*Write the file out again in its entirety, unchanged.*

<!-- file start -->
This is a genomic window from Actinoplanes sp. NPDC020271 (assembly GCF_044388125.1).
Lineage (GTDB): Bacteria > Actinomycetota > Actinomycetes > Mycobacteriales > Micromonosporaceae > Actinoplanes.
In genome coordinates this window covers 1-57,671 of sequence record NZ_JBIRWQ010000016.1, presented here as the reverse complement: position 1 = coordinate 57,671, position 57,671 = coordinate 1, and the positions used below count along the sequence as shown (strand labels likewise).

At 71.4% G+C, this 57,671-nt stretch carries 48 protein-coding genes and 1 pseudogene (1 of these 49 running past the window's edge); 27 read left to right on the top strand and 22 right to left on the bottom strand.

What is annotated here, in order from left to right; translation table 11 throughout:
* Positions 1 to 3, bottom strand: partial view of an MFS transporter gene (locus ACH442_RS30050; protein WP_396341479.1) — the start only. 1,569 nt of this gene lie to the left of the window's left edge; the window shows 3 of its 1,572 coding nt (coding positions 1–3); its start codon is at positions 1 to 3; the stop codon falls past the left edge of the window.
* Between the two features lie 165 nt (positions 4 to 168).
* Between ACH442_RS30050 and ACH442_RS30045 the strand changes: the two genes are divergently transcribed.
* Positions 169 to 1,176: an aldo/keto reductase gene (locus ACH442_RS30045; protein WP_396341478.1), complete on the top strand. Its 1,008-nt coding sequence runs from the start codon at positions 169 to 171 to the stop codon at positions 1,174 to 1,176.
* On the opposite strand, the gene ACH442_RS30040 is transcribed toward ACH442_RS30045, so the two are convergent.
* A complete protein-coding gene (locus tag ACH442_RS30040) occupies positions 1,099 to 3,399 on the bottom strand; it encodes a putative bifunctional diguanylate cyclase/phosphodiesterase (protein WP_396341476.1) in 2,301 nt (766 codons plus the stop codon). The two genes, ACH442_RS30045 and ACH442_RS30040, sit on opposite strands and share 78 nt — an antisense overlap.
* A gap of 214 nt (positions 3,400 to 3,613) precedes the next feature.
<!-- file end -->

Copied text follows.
This is a genomic window from Actinoplanes sp. NPDC020271 (assembly GCF_044388125.1).
Lineage (GTDB): Bacteria > Actinomycetota > Actinomycetes > Mycobacteriales > Micromonosporaceae > Actinoplanes.
In genome coordinates this window covers 1-57,671 of sequence record NZ_JBIRWQ010000016.1, presented here as the reverse complement: position 1 = coordinate 57,671, position 57,671 = coordinate 1, and the positions used below count along the sequence as shown (strand labels likewise).

At 71.4% G+C, this 57,671-nt stretch carries 48 protein-coding genes and 1 pseudogene (1 of these 49 running past the window's edge); 27 read left to right on the top strand and 22 right to left on the bottom strand.

What is annotated here, in order from left to right; translation table 11 throughout:
* Positions 1 to 3, bottom strand: partial view of an MFS transporter gene (locus ACH442_RS30050; protein WP_396341479.1) — the start only. 1,569 nt of this gene lie to the left of the window's left edge; the window shows 3 of its 1,572 coding nt (coding positions 1–3); its start codon is at positions 1 to 3; the stop codon falls past the left edge of the window.
* Between the two features lie 165 nt (positions 4 to 168).
* Between ACH442_RS30050 and ACH442_RS30045 the strand changes: the two genes are divergently transcribed.
* Positions 169 to 1,176: an aldo/keto reductase gene (locus ACH442_RS30045; protein WP_396341478.1), complete on the top strand. Its 1,008-nt coding sequence runs from the start codon at positions 169 to 171 to the stop codon at positions 1,174 to 1,176.
* On the opposite strand, the gene ACH442_RS30040 is transcribed toward ACH442_RS30045, so the two are convergent.
* A complete protein-coding gene (locus tag ACH442_RS30040) occupies positions 1,099 to 3,399 on the bottom strand; it encodes a putative bifunctional diguanylate cyclase/phosphodiesterase (protein WP_396341476.1) in 2,301 nt (766 codons plus the stop codon). The two genes, ACH442_RS30045 and ACH442_RS30040, sit on opposite strands and share 78 nt — an antisense overlap.
* A gap of 214 nt (positions 3,400 to 3,613) precedes the next feature.